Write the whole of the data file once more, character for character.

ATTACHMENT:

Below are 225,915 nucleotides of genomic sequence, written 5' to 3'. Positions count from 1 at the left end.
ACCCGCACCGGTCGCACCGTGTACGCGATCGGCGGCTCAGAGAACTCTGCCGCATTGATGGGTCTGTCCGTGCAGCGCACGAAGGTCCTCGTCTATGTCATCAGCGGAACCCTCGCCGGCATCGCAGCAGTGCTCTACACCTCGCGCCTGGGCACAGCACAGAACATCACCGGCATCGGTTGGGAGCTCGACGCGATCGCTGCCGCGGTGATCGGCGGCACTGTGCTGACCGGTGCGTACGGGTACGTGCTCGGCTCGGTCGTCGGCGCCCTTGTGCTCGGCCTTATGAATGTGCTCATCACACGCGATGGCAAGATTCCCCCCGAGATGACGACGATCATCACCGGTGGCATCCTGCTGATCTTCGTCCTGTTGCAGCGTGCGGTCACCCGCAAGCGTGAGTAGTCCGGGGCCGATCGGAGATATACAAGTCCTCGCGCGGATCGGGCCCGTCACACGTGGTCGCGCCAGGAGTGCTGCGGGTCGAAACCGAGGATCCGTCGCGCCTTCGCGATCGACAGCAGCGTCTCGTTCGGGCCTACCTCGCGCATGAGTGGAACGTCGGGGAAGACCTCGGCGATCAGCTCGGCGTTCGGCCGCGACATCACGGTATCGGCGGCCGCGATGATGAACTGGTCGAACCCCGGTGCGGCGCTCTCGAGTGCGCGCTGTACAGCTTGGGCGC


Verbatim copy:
Below are 225,915 nucleotides of genomic sequence, written 5' to 3'. Positions count from 1 at the left end.
ACCCGCACCGGTCGCACCGTGTACGCGATCGGCGGCTCAGAGAACTCTGCCGCATTGATGGGTCTGTCCGTGCAGCGCACGAAGGTCCTCGTCTATGTCATCAGCGGAACCCTCGCCGGCATCGCAGCAGTGCTCTACACCTCGCGCCTGGGCACAGCACAGAACATCACCGGCATCGGTTGGGAGCTCGACGCGATCGCTGCCGCGGTGATCGGCGGCACTGTGCTGACCGGTGCGTACGGGTACGTGCTCGGCTCGGTCGTCGGCGCCCTTGTGCTCGGCCTTATGAATGTGCTCATCACACGCGATGGCAAGATTCCCCCCGAGATGACGACGATCATCACCGGTGGCATCCTGCTGATCTTCGTCCTGTTGCAGCGTGCGGTCACCCGCAAGCGTGAGTAGTCCGGGGCCGATCGGAGATATACAAGTCCTCGCGCGGATCGGGCCCGTCACACGTGGTCGCGCCAGGAGTGCTGCGGGTCGAAACCGAGGATCCGTCGCGCCTTCGCGATCGACAGCAGCGTCTCGTTCGGGCCTACCTCGCGCATGAGTGGAACGTCGGGGAAGACCTCGGCGATCAGCTCGGCGTTCGGCCGCGACATCACGGTATCGGCGGCCGCGATGATGAACTGGTCGAACCCCGGTGCGGCGCTCTCGAGTGCGCGCTGTACAGCTTGGGCGC